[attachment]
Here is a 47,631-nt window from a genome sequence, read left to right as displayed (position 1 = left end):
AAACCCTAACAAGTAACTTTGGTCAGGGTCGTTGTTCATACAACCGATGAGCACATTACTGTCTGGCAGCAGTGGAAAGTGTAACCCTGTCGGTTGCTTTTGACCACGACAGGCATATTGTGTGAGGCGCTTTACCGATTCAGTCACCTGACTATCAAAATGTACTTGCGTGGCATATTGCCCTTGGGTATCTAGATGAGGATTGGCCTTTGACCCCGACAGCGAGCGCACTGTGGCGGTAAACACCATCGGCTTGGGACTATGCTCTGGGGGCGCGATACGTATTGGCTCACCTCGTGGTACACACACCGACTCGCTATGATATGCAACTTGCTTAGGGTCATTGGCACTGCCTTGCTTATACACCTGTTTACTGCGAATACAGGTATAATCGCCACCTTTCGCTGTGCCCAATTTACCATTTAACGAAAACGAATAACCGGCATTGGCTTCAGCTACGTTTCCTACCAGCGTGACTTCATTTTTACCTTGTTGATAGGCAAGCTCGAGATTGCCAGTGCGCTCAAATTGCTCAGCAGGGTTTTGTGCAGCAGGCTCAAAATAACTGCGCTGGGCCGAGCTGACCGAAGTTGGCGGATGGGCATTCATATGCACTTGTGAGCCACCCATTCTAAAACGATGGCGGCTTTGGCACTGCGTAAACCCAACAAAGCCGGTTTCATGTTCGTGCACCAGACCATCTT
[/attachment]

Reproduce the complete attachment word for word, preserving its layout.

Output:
Here is a 47,631-nt window from a genome sequence, read left to right as displayed (position 1 = left end):
AAACCCTAACAAGTAACTTTGGTCAGGGTCGTTGTTCATACAACCGATGAGCACATTACTGTCTGGCAGCAGTGGAAAGTGTAACCCTGTCGGTTGCTTTTGACCACGACAGGCATATTGTGTGAGGCGCTTTACCGATTCAGTCACCTGACTATCAAAATGTACTTGCGTGGCATATTGCCCTTGGGTATCTAGATGAGGATTGGCCTTTGACCCCGACAGCGAGCGCACTGTGGCGGTAAACACCATCGGCTTGGGACTATGCTCTGGGGGCGCGATACGTATTGGCTCACCTCGTGGTACACACACCGACTCGCTATGATATGCAACTTGCTTAGGGTCATTGGCACTGCCTTGCTTATACACCTGTTTACTGCGAATACAGGTATAATCGCCACCTTTCGCTGTGCCCAATTTACCATTTAACGAAAACGAATAACCGGCATTGGCTTCAGCTACGTTTCCTACCAGCGTGACTTCATTTTTACCTTGTTGATAGGCAAGCTCGAGATTGCCAGTGCGCTCAAATTGCTCAGCAGGGTTTTGTGCAGCAGGCTCAAAATAACTGCGCTGGGCCGAGCTGACCGAAGTTGGCGGATGGGCATTCATATGCACTTGTGAGCCACCCATTCTAAAACGATGGCGGCTTTGGCACTGCGTAAACCCAACAAAGCCGGTTTCATGTTCGTGCACCAGACCATCTT